We propose to use gravitational waves from extreme mass ratio inspirals (EMRI), composed of a boson star and a supermassive black hole in the center of galaxies, as a new method to search for boson stars. Gravitational waves from EMRI have the advantage of being long-lasting within the frequency band of future space-based interferometer gravitational wave detectors and can accumulate large signal-to-noise ratio (SNR) for very sub-solar mass boson stars. Compared to gravitational waves from boson star binaries, which fall within the LIGO band, we find that much larger ranges of the mass and compactness of boson stars, as well as the underlying particle physics parameter space, can be probed by EMRI. We take tidal disruption of the boson stars into account and distinguish those which dissolve before the inner-most-stable-circular-orbit (ISCO) and those which dissolve after it. Due to the large number of cycles recorded, EMRIs can lead to a very precise mass determination of the boson star and distinguish it from standard astrophysical compact objects in the event of a signal. Tidal effects in inspiralling binary systems, as well as possible correlated electromagnetic signals, can also serve as potential discriminants.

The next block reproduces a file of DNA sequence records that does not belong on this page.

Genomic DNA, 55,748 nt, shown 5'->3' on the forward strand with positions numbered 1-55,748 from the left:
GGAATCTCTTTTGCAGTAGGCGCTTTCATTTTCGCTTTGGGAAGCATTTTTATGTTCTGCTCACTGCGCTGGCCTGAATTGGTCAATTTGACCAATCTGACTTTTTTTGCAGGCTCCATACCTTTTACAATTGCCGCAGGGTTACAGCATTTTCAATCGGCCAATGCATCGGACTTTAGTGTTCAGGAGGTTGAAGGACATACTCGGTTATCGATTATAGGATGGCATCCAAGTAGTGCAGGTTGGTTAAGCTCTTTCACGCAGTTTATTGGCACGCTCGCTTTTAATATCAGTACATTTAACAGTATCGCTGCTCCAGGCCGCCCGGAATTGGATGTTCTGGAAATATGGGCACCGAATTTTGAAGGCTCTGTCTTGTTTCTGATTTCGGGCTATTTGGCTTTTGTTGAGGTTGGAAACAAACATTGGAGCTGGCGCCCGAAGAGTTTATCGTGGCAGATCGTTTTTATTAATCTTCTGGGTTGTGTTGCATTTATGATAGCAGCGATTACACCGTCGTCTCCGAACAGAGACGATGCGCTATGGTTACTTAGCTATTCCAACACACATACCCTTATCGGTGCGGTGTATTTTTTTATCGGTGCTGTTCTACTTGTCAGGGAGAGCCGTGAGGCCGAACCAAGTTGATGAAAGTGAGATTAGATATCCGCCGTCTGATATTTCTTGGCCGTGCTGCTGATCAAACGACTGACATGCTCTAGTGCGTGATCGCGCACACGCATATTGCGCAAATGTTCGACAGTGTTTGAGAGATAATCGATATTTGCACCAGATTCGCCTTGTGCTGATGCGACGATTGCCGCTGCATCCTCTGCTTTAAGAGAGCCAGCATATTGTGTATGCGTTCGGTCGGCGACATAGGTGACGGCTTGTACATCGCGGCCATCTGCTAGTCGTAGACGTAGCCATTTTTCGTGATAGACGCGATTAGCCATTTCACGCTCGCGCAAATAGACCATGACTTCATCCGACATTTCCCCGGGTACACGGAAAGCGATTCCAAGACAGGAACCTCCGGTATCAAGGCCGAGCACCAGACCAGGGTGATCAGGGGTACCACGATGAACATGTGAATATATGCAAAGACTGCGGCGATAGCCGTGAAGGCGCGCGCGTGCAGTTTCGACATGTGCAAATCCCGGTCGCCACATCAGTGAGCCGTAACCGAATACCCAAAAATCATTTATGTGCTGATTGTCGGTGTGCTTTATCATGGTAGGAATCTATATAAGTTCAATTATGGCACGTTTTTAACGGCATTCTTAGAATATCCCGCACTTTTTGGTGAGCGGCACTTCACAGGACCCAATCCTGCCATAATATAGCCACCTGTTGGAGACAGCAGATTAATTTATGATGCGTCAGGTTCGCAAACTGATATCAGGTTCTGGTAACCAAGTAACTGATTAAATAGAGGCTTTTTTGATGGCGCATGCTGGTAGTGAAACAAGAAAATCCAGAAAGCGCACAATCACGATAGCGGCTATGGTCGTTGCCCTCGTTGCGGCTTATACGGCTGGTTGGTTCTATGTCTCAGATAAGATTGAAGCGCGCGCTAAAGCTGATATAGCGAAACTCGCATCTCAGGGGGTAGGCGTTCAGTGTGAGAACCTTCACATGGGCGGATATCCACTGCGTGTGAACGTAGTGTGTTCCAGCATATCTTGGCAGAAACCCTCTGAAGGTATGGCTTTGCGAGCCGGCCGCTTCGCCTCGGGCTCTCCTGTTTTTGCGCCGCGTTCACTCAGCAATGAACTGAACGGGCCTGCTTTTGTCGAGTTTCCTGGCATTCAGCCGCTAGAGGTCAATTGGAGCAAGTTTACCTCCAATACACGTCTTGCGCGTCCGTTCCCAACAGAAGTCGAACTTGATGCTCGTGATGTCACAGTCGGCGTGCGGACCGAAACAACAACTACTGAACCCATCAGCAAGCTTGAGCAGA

- gravitational waves / sources